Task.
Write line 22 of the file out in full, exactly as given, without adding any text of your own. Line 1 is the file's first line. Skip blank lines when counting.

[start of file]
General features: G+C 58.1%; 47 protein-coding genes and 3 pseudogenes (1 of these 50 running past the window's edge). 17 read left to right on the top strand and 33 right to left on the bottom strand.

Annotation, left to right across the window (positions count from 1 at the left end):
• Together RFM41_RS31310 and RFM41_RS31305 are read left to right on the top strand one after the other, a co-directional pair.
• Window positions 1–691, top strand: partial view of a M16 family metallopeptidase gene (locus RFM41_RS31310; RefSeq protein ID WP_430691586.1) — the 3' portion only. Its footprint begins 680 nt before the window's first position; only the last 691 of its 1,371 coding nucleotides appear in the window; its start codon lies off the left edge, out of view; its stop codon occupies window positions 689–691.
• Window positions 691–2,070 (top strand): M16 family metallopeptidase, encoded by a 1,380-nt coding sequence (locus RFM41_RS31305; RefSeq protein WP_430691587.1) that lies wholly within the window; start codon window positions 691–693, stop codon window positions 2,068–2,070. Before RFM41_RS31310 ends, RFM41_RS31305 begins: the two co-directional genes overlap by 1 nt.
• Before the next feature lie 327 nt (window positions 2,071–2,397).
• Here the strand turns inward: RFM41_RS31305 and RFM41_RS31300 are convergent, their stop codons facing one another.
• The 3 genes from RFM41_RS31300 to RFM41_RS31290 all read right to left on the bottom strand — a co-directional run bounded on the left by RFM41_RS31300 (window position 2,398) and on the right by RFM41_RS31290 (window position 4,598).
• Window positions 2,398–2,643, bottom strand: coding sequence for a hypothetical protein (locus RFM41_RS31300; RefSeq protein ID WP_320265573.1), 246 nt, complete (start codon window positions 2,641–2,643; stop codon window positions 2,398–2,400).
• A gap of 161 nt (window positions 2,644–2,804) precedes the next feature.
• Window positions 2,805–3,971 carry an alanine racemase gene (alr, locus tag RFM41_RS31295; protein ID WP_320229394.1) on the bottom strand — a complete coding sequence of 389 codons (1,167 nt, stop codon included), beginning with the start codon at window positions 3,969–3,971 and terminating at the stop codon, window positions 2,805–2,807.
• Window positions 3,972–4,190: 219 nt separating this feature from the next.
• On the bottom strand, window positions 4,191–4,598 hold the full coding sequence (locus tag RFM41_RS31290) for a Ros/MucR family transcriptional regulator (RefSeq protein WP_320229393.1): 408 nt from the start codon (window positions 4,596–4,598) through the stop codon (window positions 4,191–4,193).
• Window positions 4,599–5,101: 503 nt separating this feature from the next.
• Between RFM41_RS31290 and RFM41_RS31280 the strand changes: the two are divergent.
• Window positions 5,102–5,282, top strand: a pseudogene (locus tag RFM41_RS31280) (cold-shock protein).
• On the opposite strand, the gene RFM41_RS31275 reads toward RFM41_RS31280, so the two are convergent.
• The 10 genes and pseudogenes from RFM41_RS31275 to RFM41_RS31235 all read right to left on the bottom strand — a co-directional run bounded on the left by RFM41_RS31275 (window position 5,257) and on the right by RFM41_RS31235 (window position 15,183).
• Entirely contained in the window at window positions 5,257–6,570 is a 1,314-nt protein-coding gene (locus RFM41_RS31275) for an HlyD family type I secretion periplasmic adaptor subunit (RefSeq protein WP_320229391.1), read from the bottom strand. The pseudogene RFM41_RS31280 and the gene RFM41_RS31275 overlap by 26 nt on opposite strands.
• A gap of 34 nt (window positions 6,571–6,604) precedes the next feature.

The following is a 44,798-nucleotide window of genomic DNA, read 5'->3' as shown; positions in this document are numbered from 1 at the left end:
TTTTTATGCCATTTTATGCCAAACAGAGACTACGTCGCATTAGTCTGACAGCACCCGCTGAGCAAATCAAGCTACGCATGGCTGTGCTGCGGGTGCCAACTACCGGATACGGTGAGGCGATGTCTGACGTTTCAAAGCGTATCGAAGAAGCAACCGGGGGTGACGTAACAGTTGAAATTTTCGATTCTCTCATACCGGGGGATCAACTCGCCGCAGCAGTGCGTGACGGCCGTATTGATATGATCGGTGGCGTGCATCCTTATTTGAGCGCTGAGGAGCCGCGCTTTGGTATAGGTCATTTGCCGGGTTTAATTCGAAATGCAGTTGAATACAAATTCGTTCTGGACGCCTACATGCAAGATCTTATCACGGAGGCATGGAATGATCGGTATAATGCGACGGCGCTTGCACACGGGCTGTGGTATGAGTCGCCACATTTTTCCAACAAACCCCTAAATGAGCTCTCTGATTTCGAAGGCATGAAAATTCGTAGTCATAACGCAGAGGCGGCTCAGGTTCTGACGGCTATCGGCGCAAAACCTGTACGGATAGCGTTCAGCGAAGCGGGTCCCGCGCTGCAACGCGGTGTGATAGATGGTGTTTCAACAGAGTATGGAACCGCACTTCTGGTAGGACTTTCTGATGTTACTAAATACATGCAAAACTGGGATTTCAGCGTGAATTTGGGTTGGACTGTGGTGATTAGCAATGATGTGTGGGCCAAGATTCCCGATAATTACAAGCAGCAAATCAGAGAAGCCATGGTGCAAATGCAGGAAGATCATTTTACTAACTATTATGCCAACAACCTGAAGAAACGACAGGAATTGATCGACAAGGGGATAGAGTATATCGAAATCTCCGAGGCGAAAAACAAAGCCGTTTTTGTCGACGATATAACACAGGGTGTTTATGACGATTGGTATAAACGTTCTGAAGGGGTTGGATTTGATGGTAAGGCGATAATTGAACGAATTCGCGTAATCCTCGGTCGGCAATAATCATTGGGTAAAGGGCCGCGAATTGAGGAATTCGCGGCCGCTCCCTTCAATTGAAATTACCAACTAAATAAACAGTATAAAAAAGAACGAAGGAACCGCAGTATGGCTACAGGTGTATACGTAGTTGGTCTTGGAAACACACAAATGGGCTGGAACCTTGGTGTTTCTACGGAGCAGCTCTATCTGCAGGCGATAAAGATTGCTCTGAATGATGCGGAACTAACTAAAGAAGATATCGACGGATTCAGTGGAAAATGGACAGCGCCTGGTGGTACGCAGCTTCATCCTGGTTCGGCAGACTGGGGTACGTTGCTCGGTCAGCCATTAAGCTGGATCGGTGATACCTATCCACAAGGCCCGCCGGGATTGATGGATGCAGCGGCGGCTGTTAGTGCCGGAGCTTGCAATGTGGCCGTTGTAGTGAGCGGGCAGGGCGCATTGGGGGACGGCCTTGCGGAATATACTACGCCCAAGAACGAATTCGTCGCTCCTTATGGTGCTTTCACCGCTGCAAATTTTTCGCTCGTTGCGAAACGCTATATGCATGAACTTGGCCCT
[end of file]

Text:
TTTTTATGCCATTTTATGCCAAACAGAGACTACGTCGCATTAGTCTGACAGCACCCGCTGAGCAAATCAAGCTACGCATGGCTGTGCTGCGGGTGCCAACTACCGGATACGGTGAGGCGATGTCTGACGTTTCAAAGCGTATCGAAGAAGCAACCGGGGGTGACGTAACAGTTGAAATTTTCGATTCTCTCATACCGGGGGATCAACTCGCCGCAGCAGTGCGTGACGGCCGTATTGATATGATCGGTGGCGTGCATCCTTATTTGAGCGCTGAGGAGCCGCGCTTTGGTATAGGTCATTTGCCGGGTTTAATTCGAAATGCAGTTGAATACAAATTCGTTCTGGACGCCTACATGCAAGATCTTATCACGGAGGCATGGAATGATCGGTATAATGCGACGGCGCTTGCACACGGGCTGTGGTATGAGTCGCCACATTTTTCCAACAAACCCCTAAATGAGCTCTCTGATTTCGAAGGCATGAAAATTCGTAGTCATAACGCAGAGGCGGCTCAGGTTCTGACGGCTATCGGCGCAAAACCTGTACGGATAGCGTTCAGCGAAGCGGGTCCCGCGCTGCAACGCGGTGTGATAGATGGTGTTTCAACAGAGTATGGAACCGCACTTCTGGTAGGACTTTCTGATGTTACTAAATACATGCAAAACTGGGATTTCAGCGTGAATTTGGGTTGGACTGTGGTGATTAGCAATGATGTGTGGGCCAAGATTCCCGATAATTACAAGCAGCAAATCAGAGAAGCCATGGTGCAAATGCAGGAAGATCATTTTACTAACTATTATGCCAACAACCTGAAGAAACGACAGGAATTGATCGACAAGGGGATAGAGTATATCGAAATCTCCGAGGCGAAAAACAAAGCCGTTTTTGTCGACGATATAACACAGGGTGTTTATGACGATTGGTATAAACGTTCTGAAGGGGTTGGATTTGATGGTAAGGCGATAATTGAACGAATTCGCGTAATCCTCGGTCGGCAATAATCATTGGGTAAAGGGCCGCGAATTGAGGAATTCGCGGCCGCTCCCTTCAATTGAAATTACCAACTAAATAAACAGTATAAAAAAGAACGAAGGAACCGCAGTATGGCTACAGGTGTATACGTAGTTGGTCTTGGAAACACACAAATGGGCTGGAACCTTGGTGTTTCTACGGAGCAGCTCTATCTGCAGGCGATAAAGATTGCTCTGAATGATGCGGAACTAACTAAAGAAGATATCGACGGATTCAGTGGAAAATGGACAGCGCCTGGTGGTACGCAGCTTCATCCTGGTTCGGCAGACTGGGGTACGTTGCTCGGTCAGCCATTAAGCTGGATCGGTGATACCTATCCACAAGGCCCGCCGGGATTGATGGATGCAGCGGCGGCTGTTAGTGCCGGAGCTTGCAATGTGGCCGTTGTAGTGAGCGGGCAGGGCGCATTGGGGGACGGCCTTGCGGAATATACTACGCCCAAGAACGAATTCGTCGCTCCTTATGGTGCTTTCACCGCTGCAAATTTTTCGCTCGTTGCGAAACGCTATATGCATGAACTTGGCCCT